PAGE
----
From wedding planners to festival organizers, event planners around the world are dealing with the fallout of cancellations due to the Coronavirus (COVID-19). Whether you decide to postpone your event to a future date or cancel it completely, there are a number of issues to consider. During this time, it is important to keep your community safe while also taking steps to minimize your financial losses.
Before you decide to continue or cancel your event, consider your options. Be sure to stay informed on the latest recommendations from the Center for Disease Control (CDC) and the World Health Organization (WHO), as well as orders from your federal, state, and county government. Updated frequently, these guidelines specify how many people you may safely have at any gathering and what safety measures to take. These guidelines are intended to keep your community safe, and in some cities, you may face penalties for violating the orders by holding an event, such as fines or even jail time.
However, you may have other options for holding your event. If your event is not scheduled for many months, consider waiting as long as feasible before making any announcements, while ensuring you give enough notice to all parties involved. Instead of canceling, you may consider postponing until a future date. However, often it may be difficult to predict when it would be safe to reschedule. A final option is moving your event online, using streaming technologies to broadcast performances and to allow for virtual meetings.
If you have decided to cancel or postpone, and even if you decide to hold your event virtually, your ticket-holding attendees will be eager to find out your refund policy. It is best to have this in place before making any announcements. Many organizers are offering full refunds whenever possible, even if this means a loss for your business, as this situation is outside of everyone’s control and this is an opportunity to build goodwill with your customers.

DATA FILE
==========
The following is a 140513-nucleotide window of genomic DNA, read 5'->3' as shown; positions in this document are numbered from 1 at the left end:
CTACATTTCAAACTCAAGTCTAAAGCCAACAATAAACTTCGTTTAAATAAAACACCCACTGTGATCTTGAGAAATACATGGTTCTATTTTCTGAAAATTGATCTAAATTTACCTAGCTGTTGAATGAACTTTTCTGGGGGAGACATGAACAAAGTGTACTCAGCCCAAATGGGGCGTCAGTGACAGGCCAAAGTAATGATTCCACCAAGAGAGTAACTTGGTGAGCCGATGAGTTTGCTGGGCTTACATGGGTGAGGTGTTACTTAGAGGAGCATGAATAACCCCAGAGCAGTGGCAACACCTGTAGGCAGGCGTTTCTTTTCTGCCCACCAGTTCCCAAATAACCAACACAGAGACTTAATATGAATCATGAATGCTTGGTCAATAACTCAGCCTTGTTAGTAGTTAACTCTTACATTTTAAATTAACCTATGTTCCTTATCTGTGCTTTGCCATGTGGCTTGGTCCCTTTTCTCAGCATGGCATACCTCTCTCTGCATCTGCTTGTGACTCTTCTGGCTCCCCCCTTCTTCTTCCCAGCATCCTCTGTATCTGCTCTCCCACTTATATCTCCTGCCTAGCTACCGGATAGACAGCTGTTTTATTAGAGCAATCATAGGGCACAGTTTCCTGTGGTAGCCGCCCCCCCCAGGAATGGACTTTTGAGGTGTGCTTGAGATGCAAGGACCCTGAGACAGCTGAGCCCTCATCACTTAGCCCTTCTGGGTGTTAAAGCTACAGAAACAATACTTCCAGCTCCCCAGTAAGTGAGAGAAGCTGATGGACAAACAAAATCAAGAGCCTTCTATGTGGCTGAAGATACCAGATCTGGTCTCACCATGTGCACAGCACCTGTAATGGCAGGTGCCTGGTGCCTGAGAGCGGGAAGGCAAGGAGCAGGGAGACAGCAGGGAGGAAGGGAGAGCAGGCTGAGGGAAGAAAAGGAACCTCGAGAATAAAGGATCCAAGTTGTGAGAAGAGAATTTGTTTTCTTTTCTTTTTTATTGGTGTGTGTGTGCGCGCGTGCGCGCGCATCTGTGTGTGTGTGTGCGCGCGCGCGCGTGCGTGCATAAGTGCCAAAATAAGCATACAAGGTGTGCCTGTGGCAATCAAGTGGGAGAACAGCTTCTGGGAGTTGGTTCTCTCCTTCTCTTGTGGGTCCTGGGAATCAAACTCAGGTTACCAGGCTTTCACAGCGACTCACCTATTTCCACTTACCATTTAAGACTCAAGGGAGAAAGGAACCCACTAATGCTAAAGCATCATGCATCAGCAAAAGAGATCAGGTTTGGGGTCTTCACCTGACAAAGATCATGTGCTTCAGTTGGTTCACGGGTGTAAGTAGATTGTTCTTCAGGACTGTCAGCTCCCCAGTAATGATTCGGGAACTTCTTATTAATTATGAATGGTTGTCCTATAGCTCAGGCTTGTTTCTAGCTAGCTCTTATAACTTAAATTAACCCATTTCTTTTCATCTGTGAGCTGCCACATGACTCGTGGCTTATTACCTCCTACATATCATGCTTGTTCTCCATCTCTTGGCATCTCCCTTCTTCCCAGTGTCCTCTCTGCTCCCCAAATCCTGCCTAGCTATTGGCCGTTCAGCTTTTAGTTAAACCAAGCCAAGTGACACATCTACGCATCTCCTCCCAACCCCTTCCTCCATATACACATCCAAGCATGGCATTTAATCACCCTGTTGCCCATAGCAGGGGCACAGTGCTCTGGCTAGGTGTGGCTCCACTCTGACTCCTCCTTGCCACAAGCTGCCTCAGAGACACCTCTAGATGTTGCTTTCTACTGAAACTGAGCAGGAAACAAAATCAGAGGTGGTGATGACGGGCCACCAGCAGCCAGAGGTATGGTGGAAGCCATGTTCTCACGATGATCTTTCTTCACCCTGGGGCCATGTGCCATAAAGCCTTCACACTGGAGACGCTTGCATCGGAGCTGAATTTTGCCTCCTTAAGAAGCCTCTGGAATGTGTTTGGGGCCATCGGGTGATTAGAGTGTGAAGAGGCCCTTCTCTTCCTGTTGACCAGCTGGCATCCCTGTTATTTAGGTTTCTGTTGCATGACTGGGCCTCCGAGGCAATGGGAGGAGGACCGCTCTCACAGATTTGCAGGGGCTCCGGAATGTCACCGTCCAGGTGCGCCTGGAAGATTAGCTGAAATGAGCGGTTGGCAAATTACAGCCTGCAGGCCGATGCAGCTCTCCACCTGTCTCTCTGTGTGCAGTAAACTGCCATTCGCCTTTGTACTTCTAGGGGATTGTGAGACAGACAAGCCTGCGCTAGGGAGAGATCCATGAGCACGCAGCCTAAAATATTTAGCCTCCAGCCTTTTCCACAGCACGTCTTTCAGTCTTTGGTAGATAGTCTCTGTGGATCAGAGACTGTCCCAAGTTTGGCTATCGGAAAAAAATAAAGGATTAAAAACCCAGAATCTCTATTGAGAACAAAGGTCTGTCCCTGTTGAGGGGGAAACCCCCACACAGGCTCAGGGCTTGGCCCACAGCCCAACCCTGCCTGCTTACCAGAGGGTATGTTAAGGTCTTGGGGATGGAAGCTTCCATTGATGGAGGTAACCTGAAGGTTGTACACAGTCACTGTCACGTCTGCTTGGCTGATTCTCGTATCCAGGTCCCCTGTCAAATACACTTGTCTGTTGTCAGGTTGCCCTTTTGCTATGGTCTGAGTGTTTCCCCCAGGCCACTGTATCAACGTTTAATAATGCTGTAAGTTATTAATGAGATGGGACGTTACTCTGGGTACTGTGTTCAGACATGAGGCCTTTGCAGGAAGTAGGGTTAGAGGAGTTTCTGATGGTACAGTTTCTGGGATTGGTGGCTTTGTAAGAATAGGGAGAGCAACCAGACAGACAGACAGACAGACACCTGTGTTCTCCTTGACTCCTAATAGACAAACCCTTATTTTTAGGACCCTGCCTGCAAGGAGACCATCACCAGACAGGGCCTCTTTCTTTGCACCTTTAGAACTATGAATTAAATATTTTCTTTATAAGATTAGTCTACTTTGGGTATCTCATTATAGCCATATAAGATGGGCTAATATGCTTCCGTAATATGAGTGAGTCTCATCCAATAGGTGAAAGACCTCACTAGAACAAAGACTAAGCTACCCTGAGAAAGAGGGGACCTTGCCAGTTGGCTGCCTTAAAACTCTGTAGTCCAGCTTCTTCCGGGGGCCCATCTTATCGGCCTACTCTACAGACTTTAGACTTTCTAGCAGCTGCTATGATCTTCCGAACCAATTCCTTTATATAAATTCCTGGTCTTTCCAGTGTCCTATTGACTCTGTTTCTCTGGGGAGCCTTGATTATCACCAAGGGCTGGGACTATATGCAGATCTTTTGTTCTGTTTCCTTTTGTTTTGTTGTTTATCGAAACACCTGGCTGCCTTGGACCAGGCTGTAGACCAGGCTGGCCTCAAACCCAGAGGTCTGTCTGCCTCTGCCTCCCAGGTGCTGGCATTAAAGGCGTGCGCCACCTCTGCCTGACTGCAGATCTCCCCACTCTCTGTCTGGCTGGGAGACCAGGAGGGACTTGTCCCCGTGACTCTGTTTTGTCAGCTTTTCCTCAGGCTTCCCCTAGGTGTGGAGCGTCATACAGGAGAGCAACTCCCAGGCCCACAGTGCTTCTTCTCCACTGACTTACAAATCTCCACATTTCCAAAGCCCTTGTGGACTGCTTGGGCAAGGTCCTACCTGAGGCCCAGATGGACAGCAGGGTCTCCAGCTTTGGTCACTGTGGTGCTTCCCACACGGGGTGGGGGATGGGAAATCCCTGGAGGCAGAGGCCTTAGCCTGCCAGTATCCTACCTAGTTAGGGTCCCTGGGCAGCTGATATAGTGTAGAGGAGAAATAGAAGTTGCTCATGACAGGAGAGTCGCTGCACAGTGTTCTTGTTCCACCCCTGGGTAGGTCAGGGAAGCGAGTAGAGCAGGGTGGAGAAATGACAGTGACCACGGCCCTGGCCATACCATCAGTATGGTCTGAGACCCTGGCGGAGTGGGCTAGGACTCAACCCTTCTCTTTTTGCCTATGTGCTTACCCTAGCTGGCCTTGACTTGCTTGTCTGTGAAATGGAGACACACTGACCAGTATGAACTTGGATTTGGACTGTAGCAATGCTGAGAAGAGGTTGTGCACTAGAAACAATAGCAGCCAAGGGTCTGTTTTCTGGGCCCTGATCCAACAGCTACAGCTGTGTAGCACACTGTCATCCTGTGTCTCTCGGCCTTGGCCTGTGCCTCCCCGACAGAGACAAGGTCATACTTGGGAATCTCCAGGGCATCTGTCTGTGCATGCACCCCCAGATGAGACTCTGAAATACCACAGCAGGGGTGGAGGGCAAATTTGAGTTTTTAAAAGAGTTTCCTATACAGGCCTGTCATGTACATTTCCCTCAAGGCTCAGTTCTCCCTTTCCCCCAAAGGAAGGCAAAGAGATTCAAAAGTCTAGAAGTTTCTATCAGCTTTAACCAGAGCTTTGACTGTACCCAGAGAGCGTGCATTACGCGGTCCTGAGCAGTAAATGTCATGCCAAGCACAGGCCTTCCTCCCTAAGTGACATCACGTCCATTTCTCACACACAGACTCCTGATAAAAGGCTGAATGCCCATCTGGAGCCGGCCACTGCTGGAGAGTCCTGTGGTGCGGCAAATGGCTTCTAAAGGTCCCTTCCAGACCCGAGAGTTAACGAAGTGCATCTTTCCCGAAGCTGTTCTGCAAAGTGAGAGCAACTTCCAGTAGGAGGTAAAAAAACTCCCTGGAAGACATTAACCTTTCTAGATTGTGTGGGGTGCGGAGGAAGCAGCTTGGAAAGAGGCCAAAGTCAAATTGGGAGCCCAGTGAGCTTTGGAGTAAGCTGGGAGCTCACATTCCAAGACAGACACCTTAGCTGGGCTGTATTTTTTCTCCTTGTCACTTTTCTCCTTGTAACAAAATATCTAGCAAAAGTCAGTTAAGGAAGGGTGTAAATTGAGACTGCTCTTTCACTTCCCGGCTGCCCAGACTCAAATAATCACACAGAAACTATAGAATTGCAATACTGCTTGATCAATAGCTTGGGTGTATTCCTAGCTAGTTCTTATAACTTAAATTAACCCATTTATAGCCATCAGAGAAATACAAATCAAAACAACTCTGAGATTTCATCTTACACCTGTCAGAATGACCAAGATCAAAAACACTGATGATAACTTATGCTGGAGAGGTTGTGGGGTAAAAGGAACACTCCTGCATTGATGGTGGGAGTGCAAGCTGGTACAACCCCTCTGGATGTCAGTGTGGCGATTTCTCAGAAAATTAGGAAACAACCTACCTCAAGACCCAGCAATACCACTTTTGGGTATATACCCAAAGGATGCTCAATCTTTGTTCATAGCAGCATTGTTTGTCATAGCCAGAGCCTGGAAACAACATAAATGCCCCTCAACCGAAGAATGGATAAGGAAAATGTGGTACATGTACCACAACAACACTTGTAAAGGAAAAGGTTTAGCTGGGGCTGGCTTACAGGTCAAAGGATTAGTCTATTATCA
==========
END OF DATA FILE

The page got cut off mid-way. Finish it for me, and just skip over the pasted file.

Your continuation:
If you used a third-party service to handle your ticket sales, such as Eventbrite or Ticketmaster, check with that company to see what your options are for refunds. Find out if they will handle the refunds directly, and whether or not you will be refunded for any fees incurred as an event planner.
With any event, you likely have many people involved in the logistics, from security to presenters to the owners of the venue. All will be eager to know what your plans are for canceling or postponing. Even before you make your ultimate decision on canceling or postponing, keep everyone in the loop on how you intend to move forward. Be sure to explain your rationale for changing the event, with a focus on keeping the community healthy and safe.
You may have a different communication strategy for attendees or guests of the event. They should also be kept informed, but do not need to appraised of all the event planning logistics. However, you should let them know of any potential date changes and options for refunds.
Check with your insurance policy and agent to see if you have event cancellation insurance to help minimize some of the costs. This may cover expected revenue and paid expenses that cannot be refunded. Some policies may be limited to natural disasters and issues with performers, and may not include coverage for a pandemic or communicable disease outbreak. However, if your event must be canceled due to government orders, your policy may apply. As with any insurance, you must have had this in place before the outbreak.
If part of the funding for your event is from sponsors, communicate with them as soon and as clearly as you can about the situation. Ideally, you will find a solution that minimizes your financial losses while maintaining a positive relationship. If you decide to postpone or move to a virtual event, discuss options to keep them on as sponsors.
If the event is fully canceled, offer the option to provide a sponsor credit for a future event. In some cases, you may decide to fully or partially refund the sponsor. If you have already marketed the event using their name on promotional materials, you may argue that they have already received some benefit for their sponsorship and should only get a partial refund. It may come down to what is in your contract with the sponsor, and what arrangement can be agreed to by all parties.
If you have questions about promised performances and what party will be responsible for lost revenue, take a look at your contracts. You may be entitled to refunds for certain expenses, and some performances under contracts may be excused due to the circumstances. What options you here will be dependent on your particular contract. You can read more about what contract clauses to look for in Nolo's article, Coronavirus and Business Contracts: When Performance Becomes Impossible or Impracticable.